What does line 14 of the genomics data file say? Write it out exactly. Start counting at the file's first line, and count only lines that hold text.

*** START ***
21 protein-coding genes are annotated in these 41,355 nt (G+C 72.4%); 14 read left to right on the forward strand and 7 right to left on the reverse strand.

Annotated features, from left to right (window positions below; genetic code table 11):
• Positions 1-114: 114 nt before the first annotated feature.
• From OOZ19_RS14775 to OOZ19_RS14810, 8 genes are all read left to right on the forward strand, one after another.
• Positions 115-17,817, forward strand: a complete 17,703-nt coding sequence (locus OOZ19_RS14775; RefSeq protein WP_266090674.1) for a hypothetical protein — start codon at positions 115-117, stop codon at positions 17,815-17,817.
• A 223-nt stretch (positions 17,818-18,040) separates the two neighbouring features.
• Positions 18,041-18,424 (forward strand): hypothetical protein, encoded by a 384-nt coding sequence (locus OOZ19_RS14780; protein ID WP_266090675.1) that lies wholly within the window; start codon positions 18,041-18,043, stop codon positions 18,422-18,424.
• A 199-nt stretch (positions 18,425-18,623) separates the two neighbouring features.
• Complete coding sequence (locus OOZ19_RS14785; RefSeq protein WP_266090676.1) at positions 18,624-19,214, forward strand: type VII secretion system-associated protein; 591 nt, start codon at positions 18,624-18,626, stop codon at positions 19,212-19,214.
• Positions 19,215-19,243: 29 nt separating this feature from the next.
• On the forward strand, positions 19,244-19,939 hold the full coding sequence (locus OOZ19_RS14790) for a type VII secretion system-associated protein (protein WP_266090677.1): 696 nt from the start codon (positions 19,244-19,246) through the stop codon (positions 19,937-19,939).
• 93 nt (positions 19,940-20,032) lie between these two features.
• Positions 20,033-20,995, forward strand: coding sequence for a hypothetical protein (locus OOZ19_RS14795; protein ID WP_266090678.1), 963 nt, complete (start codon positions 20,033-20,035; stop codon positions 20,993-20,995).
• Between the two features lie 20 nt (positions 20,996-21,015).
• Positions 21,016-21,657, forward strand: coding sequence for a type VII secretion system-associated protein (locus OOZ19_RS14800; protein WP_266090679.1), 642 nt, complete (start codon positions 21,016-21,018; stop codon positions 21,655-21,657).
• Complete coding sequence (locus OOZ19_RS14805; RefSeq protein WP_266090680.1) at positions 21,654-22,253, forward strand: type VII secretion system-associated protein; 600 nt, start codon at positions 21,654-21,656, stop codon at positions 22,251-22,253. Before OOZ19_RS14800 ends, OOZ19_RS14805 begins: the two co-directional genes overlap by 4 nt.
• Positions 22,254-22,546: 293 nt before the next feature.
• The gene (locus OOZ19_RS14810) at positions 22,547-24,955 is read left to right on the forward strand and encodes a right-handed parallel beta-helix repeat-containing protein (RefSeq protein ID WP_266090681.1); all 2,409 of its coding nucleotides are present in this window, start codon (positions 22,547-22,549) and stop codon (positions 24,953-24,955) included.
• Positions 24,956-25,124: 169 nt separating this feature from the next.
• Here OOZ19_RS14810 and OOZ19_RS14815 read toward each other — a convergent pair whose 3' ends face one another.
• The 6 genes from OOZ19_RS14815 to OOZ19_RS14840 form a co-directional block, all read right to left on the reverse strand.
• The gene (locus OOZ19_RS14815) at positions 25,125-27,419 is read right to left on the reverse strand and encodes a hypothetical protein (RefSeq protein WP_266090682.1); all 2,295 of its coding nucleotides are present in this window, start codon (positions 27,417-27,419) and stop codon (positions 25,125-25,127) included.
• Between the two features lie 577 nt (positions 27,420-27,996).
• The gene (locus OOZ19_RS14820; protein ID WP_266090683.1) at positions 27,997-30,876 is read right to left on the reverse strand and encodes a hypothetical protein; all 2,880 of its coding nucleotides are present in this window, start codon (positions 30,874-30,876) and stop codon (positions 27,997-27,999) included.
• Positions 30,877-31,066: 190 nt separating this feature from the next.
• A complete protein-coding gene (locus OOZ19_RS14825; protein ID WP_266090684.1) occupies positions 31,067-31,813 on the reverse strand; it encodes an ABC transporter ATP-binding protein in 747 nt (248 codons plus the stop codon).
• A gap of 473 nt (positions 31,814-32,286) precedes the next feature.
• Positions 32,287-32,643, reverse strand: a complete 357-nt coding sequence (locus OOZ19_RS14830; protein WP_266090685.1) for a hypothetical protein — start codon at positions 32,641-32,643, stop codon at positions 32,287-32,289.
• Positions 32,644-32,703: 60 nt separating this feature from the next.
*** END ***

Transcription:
• Between the two features lie 20 nt (positions 20,996-21,015).